Yoko Ono’s “Cut Piece”
A recent exhibition at the Bates Museum of Art titled “In Yor Way,” focused on Kate Gilmore, a feminist performance artist famous for her videos that depict women struggling against a barrier. For example, Kate is depicted in an enclosed space, her foot encased in a cement bucket, or a group of women tearing down a large piece of clay. In these videos the women are dressed in the most conventional feminine attire- floral dresses, high heels and red lipstick. The pieces, often featuring Gilmore herself, are meant to be a commentary on the everyday struggles women face in today’s society. Gilmore is not afraid of putting herself in dangerous positions for her art, and because of this she is known for pushing the boundaries of a classic performance art piece. Last fall semester I had the privilege of working on Gilmore’s exhibition with the museum’s director, and through research I discovered another female performance artist, Yoko Ono, who similarly pushed the boundaries of what art can be, in order to inspire wide social change in her audiences.
Yoko Ono is a female Japanese performance artist who is well known for her multimedia performances, songwriting and peace activism. She is also the second wife and widow of John Lennon- the couple together did several performances including their “Bed-ins for Peace”. Her relationship with The Beatles star is often how Ono is remembered, however the way she pushed the boundaries of performance art is arguably more notable- one of the performances that exemplifies Ono’s daring is “Cut Piece” from 1964.
This piece was first performed in Tokyo in 1964, and was performed at least four more times in Japan, London and the United States. Ono kneels on an empty stage with a pair of scissors in front of her. She says nothing except to outline the parameters of the performance- the audience members are welcome to come on stage one by one, cut off any piece of her clothing and take the piece back to their seat as a souvenir; the ending of the performance is decided by Ono in the moment. At first, the audience is hesitant- they come up and cut small pieces of her shirt or skirt and hastily return to their seats. However as the performance goes on, they become bolder. A man comes up and cuts off the front of her bra, and another cuts off the strap- at this point Ono brings her hands up to cover up her body. It continues like this for some time before Ono ends it.
This performance is meant to bring the audience into the work itself and have the artist and the audience interacting on an intimate level. Art to Ono is no longer about the artist giving the audience the established, final product. It is instead about the audience influencing the art. There is also never a definitive ending, only one chosen by Ono, and the duration of the performance changes with the audience. It is a constant and fluid piece of work, one that continuously surprises the viewer. There has been analysis done that imagines this piece is a protest against war, particularly the atomic bombing of Hiroshima. The way Ono’s clothing is cut and torn replicates the clothing of the people of Japan after the bomb fell. Her intention to have audience members take souvenirs home is to have this performance continue on in the world even after she says her part is done. There is hope that audience members will look at their cut pieces of clothing, remember the turmoil caused by war, and change their actions to bring about peace.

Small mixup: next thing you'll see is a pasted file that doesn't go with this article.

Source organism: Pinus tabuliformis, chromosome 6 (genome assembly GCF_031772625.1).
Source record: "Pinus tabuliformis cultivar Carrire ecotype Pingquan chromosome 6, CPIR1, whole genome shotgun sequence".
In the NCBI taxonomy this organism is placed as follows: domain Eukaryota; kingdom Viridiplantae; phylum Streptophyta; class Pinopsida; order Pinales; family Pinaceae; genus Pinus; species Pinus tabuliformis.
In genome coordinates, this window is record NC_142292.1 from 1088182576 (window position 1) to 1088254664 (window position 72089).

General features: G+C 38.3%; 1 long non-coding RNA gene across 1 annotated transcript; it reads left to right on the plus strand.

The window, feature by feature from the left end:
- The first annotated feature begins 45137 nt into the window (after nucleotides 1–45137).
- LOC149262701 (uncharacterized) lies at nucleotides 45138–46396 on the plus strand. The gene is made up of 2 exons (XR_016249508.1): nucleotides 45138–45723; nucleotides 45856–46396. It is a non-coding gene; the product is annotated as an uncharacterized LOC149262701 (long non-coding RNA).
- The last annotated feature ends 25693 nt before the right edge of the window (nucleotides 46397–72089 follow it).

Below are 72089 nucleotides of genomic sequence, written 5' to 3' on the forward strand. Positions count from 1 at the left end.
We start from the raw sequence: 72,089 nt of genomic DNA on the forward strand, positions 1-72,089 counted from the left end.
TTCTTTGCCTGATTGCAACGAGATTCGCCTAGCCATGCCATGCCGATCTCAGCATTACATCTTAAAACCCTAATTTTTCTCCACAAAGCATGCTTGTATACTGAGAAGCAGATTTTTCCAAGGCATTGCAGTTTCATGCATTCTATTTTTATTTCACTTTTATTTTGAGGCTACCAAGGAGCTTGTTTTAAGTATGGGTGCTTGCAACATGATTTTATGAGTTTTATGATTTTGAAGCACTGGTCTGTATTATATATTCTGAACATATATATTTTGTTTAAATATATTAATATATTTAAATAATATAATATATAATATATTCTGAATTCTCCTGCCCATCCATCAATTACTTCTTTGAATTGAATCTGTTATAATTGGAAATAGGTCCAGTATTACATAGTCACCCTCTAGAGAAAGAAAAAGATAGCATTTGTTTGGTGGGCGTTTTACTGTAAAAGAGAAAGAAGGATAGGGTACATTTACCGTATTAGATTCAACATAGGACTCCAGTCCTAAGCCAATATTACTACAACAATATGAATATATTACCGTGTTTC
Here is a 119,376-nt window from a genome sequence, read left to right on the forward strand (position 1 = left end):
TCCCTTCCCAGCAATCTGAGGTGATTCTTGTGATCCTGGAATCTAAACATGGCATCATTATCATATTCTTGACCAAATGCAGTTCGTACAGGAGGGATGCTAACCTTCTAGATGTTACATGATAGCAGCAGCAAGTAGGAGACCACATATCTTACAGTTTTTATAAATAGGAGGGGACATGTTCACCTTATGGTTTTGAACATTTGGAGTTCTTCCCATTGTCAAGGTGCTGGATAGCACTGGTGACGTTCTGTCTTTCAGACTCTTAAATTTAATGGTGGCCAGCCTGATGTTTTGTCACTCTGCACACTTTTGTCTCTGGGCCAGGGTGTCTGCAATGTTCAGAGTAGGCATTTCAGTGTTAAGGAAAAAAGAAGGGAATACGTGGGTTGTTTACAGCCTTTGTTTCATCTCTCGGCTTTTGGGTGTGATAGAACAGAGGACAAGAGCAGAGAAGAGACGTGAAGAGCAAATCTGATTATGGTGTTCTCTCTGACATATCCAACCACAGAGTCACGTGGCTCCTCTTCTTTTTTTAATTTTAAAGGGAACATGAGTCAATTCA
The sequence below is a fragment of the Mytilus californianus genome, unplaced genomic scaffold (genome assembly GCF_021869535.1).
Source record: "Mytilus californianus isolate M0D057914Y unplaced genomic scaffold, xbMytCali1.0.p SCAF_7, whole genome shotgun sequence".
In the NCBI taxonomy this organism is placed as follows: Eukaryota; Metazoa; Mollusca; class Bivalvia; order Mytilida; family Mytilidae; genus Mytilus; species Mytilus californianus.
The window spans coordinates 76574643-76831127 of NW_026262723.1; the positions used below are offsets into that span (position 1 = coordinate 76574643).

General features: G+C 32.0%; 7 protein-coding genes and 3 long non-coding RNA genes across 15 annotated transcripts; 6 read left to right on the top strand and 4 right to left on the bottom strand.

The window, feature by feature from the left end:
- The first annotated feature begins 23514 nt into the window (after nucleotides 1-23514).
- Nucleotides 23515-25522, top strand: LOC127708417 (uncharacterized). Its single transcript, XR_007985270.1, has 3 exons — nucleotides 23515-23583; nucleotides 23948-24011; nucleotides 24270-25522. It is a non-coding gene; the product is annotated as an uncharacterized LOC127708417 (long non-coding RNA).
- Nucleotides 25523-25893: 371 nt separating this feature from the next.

Watching this performance is an almost ritualistic experience- the silence from Ono is countered by the nervous laughter and hushed voices of the audience. The way she is kneeling brings up images of how Japanese women are taught to sit. Although she was poor at the time and did not have many expensive pieces of clothing, Ono chose to wear her best outfit for each “Cut Piece” performance. She believed that the audience should be getting the best souvenir they could have; after all they are as big a part of the performance as she is.
I highly suggest readers watch recordings of this performance. It is both a spiritual experience as well as a lesson on the cost of war and the necessity for peace.
For more information on Ono’s Cut Piece, check out the Museum of Modern Art’s Learning section at: https://www.moma.org/learn/moma_learning/yoko-ono-cut-piece-1964
Meg DiRuggiero, ’18
AVC History and Criticism